Cindy Mabe: I will continue to run marketing for Universal, but now all other departments will report to me and Mike Dungan. I hope to build the overall team. We are only as strong as our team. My job is to keep us all in sync with day-to-day planning and strategy, but ultimately, we will start building the infrastructure for what the future music business will look like over the next few years. As people consume music differently, we are trying to look ahead and plan for how we keep music important no matter how it’s consumed. Car companies, smartphones and new technology are changing the way we listen, discover and consume music. We want to strategically build the groundwork for a consumer shift while … continuing to break artists every day.
You were a key part of the integration of EMI and UMGN. What were the biggest challenges in making that happen?
Mergers are never easy. This one was all the more interesting in that Mike had left Capitol/EMI six months prior to the merger to run UMG Nashville. So first and foremost, I was focused on not letting anything affect our success at Capitol/EMI in that time period. Once we were allowed to talk to each other after the merger was announced, we had four days to determine who was staying and determine the structure of the company … Determining the right people for completely new jobs was a challenge, and something I hope to never have to go through again.
With two different company cultures and two very different strategies of doing business, it has been a lot of trial and error over the last 19 months. I think we took best practices of both companies and then built something completely unique since the merger. Universal Music Group is an entirely new idea and company post-merger. To add to that, we released 20 albums over the course of the first 12 months post-merger while we were getting to know how to work with each other … Everything about it was a challenge, but we got to know each other very well during that time.
What were some of the biggest post-merger victories?
We helped Luke Bryan achieve his biggest sales to date and win ACM entertainer of the year for the first time. We collectively built a movement for George Strait that culminated in breaking history with his 60th No. 1 single, 25th No. 1 album, two entertainer of the year trophies and the biggest indoor show ever in North America with nearly 105,000 people. These are just the starters.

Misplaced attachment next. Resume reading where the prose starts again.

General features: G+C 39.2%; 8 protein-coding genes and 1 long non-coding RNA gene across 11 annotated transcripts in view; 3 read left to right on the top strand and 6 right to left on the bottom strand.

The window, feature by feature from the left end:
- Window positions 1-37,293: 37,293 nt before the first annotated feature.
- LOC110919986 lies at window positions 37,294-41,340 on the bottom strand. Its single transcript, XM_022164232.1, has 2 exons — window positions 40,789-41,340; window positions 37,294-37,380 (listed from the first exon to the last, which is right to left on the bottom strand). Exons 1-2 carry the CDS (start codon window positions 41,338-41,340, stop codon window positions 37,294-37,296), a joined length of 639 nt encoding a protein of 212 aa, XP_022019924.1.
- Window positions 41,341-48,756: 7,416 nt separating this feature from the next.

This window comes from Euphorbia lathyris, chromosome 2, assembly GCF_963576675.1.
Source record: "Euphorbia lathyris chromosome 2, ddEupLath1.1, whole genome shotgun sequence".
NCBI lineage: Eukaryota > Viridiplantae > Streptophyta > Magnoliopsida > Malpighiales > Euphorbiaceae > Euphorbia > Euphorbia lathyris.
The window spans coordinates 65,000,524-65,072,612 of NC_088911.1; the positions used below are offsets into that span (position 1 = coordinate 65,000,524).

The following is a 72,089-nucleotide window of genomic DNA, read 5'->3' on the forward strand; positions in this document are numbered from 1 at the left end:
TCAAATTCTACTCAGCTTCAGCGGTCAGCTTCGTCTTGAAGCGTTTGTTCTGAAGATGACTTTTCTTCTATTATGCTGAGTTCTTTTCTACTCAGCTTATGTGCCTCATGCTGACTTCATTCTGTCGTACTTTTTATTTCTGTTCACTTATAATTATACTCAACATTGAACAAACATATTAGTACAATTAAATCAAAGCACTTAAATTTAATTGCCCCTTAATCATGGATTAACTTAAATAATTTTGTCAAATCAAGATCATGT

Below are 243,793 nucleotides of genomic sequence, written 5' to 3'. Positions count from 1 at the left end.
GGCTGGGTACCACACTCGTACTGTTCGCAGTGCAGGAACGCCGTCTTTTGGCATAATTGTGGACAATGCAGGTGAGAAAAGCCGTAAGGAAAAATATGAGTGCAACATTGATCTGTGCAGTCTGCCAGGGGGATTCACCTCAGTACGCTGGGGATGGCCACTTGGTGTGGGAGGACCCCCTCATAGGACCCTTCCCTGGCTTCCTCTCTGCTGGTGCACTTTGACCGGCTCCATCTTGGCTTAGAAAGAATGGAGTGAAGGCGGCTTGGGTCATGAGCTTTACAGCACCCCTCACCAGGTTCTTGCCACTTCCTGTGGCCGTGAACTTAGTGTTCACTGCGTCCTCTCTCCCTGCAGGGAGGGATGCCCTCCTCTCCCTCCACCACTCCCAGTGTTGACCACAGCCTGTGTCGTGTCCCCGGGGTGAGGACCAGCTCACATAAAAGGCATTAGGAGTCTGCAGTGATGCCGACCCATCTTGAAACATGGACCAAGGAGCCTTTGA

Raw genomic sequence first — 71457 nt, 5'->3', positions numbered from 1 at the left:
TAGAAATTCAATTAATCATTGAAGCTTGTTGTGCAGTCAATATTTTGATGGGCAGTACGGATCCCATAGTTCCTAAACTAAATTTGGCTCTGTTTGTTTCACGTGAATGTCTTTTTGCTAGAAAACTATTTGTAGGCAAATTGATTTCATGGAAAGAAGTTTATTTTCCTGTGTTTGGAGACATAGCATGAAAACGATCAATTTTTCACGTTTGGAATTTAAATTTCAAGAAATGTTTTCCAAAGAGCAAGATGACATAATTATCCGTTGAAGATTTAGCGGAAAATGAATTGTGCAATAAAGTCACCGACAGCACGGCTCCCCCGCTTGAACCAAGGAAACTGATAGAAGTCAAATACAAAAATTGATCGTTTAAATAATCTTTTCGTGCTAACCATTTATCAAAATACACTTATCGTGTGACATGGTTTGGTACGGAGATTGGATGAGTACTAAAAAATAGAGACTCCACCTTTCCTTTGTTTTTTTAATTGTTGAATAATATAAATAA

Describe a few recent marketing campaigns you were involved in that made you particularly proud.
To be involved from the beginning with the career development of Luke Bryan and Eric Church has been really gratifying from a marketing perspective. We’ve watched these guys go from playing in clubs with 10 people to massive arenas to stadiums. The George Strait 60 for 60 movement into Entertainer of a Lifetime campaign was really exciting in that everyone in our newly merged company got to touch that campaign. Last Christmas we had the biggest Christmas album of the year with Duck the Halls: A Robertson Family Christmas. It was a chance to do something outside the norm and create a lot of noise and excitement, which resulted in a platinum-selling Christmas album.
What are some of the ways you view the business differently than the “old guard” of Nashville label leadership did?
As the consumer habits change, we all have to be ready to make that leap with them. If you get used to only reaching them one way, you are asking to get burned. Technology is changing the world. As part of that, it’s changing how people consume, touch and invest in music. Smartphones will allow us to touch more consumers than ever before, but it won’t be in the most traditional sense. We all have to stay on our toes in how we reach our consumers and make sure that music always matters and is part of their lives.
More than anything, I think we can’t be afraid because the market is changing. With change comes opportunity. I’m excited about what the music business will look like in the next five years.
What are your thoughts about becoming the first female president of a major country label group in recent memory? Does that bring with it certain pressures or expectations to knock this job out of the park on behalf of all the ladies of Music Row who aspire to higher positions in this business?
I am really proud to be a female president, but I never wanted the position just because I am a woman. I want to make a difference and be a great leader of people. I believe in teams and I think I am good at leading them.
I hope that I do show that women can attain whatever jobs they want. I’ve never known jobs that are just for women or just for men, so I’ve never categorized jobs that way for myself. I don’t think any of us really should … I have always had high expectations for myself. I’m not sure being the first woman in recent times changes that.
What are the three biggest challenges facing the country music business in the next five years?
One: Reaching our audiences in an increasingly busy world. Two: The consumer shift from buying physically or digitally to consuming via streaming and subscription models. As consumers become less interested in owning music, that doesn’t make them less interested in music. It’s just a new mind-set we have to understand. Three: Making music that matters and not fragmenting the core country consumer at the expense of the exciting young audience who is embracing it now and losing our identity.
Finally, what do you enjoy doing in your downtime to decompress from the music business?
Outside this business, it’s all about family. I have a 4-year-old daughter and a 7-year-old son. My husband and I are certainly trying to balance a juggling act every day.